The search "revitalization" yielded
178 articles

Chambersburg courthouse: when prosperity helps to bridge the old and new. Literally.

It’s hard to assess the exact time measurement of a single generation.  How long is it?  Fifteen years?  Twenty?  Usually not more than that.  However, it’s intended typically to convey the time necessary for a person to “come of age”—that is, the duration from birth to the point when he/she is making adult decisions, including

The oversized rabbits of Valdez, Alaska: from invasive specie to unofficial mascot.

Verdant and breathtaking as much of Alaska might be, the Last Frontier is no great shakes when it comes to biodiversity.  Such is the nature of boreal forests in general: they typically host few varieties of tree species, although the ones that thrive are as abundant as one might expect in a mostly uninhabited, vast

Crested Butte main street: a shopper’s oasis amidst the lingering retail drought.

More times than I can count, I’ve explored the country’s mismatch between the supply of retail-oriented real estate and the broader public’s demand.  We just have too many shopping centers.  And it’s always been that way.  Even in the best of times—the peak of the suburban mall during the 1970s and 80s—our historic downtown storefronts

The skeletons of West Virginia’s film industry finally come out of the storefront.

The streetscape of downtown Martinsburg, the largest municipality (population 17,500) in West Virginia’s Eastern Panhandle, doesn’t exactly boast an occupancy level one would rate as thriving.  But it’s hardly plagued by persistent plywood in the windows of the commercial buildings, and the majority of them look like they benefit from regular maintenance and upkeep. I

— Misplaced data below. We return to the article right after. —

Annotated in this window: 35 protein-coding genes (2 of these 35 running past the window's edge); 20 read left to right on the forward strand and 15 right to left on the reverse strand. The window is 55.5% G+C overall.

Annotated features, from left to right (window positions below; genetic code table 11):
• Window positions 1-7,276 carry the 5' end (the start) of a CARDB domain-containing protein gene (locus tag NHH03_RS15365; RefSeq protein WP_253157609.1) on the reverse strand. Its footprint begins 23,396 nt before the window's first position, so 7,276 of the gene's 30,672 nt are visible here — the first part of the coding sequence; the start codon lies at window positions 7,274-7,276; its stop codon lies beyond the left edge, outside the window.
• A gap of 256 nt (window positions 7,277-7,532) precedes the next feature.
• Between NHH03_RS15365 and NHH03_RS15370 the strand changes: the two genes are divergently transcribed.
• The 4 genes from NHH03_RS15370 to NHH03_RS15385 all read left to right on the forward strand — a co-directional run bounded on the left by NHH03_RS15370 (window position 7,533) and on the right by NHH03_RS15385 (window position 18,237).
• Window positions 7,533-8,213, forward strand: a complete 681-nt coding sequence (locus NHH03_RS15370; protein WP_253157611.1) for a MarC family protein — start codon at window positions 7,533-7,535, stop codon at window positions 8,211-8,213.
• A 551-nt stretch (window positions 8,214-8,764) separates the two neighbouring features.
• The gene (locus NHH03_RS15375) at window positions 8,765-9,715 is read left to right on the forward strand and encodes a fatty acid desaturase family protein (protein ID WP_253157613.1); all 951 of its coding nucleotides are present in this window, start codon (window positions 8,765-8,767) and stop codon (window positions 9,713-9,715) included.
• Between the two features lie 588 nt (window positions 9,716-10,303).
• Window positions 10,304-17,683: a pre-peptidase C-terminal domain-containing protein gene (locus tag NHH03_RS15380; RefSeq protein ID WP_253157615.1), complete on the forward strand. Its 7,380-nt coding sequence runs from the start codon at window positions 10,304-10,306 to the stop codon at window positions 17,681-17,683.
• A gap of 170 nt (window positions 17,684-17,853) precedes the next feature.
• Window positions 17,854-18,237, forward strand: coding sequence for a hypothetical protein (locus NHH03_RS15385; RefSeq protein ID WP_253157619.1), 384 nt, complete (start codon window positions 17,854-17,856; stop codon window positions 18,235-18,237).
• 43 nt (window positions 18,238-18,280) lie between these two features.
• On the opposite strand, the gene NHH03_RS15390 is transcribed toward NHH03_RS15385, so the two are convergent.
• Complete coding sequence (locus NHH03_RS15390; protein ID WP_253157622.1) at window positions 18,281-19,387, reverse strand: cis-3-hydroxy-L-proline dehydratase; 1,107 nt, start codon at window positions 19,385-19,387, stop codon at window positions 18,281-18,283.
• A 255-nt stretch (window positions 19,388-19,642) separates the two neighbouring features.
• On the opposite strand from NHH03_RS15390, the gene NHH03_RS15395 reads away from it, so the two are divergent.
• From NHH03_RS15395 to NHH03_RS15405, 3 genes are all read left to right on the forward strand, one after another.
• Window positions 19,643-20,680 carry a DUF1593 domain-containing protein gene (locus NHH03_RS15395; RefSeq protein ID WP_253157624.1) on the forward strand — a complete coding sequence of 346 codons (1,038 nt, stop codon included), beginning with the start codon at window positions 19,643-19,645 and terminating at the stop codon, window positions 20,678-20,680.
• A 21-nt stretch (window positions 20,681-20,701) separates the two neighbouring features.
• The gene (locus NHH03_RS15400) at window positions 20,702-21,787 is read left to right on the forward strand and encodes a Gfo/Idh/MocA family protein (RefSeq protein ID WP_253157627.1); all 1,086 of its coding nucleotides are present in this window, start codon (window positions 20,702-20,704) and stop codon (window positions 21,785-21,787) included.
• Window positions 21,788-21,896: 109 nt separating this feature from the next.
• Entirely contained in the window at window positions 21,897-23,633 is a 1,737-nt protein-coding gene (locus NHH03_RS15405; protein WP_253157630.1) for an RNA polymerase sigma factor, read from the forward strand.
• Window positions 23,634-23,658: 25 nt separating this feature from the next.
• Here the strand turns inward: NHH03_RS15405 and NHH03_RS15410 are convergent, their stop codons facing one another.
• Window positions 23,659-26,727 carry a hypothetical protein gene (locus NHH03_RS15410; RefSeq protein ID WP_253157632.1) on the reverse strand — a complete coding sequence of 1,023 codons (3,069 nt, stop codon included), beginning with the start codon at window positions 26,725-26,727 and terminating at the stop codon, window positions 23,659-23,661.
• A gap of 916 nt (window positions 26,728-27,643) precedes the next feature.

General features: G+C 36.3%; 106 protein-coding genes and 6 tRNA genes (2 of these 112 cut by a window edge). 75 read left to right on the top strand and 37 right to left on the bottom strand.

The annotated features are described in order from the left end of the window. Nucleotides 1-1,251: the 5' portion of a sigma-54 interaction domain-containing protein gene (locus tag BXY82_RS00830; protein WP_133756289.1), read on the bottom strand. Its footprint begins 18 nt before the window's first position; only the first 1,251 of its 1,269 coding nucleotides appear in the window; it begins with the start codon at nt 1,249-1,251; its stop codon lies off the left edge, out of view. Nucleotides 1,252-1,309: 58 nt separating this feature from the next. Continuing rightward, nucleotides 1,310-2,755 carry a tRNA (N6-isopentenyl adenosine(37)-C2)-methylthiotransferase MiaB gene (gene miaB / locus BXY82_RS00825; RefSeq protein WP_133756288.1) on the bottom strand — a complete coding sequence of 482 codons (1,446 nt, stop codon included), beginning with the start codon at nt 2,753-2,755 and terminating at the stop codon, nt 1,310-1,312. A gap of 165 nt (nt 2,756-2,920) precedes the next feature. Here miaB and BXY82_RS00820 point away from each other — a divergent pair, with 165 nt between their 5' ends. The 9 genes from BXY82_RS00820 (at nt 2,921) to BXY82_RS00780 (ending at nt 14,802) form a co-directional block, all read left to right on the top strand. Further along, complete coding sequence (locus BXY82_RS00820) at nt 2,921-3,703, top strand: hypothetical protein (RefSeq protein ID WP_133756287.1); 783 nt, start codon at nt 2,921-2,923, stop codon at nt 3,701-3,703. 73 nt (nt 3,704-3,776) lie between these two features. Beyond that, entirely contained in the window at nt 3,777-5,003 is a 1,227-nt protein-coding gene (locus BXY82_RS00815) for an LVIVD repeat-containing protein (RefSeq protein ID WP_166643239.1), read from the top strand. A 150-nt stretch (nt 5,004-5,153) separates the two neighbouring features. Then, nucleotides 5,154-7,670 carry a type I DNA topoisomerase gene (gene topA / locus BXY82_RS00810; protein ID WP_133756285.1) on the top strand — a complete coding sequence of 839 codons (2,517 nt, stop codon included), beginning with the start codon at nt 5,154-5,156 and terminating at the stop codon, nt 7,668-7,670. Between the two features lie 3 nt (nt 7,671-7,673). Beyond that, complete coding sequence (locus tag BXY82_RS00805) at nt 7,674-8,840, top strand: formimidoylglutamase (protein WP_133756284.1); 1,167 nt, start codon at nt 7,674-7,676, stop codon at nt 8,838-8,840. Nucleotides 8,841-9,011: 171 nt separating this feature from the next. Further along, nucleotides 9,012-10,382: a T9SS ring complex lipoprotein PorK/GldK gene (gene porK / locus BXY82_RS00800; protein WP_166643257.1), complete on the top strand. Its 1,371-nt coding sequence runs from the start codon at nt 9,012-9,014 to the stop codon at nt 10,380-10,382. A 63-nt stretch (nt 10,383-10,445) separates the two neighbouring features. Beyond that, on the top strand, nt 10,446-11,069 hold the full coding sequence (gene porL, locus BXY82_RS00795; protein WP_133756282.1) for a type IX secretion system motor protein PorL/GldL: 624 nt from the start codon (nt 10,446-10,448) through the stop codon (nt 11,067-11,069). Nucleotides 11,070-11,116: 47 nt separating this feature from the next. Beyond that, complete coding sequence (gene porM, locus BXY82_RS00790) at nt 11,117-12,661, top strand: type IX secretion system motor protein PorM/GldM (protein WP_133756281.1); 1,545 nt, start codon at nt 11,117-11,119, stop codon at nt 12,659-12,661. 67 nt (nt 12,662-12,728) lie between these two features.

Summit, New Jersey: does a promenade between two buildings represent an opportunity gap?

For much of the twentieth century, it was an all-too-common occurrence: an old commercial structure in a declining downtown struggles to compete with the strip malls cropping up everywhere on the outskirts.  Over time, the old building—retail on the first floor, office or warehousing on the next two/three/four levels—becomes functionally obsolete.  It’s drafty, the plumbing

Grants, New Mexico: where the ghosts of miners haunt a thriving prison industry.

Although the evidence of ghost towns proves that they exist (or have existed) throughout the country, most Americans invariably associate them with the frontier West: the High Plains, the Rocky Mountains, the Sierra Nevada; the Great Basin, Mojave, and Sonoran Deserts.  We also customarily associate the emergence of ghost towns with mining, certainly more than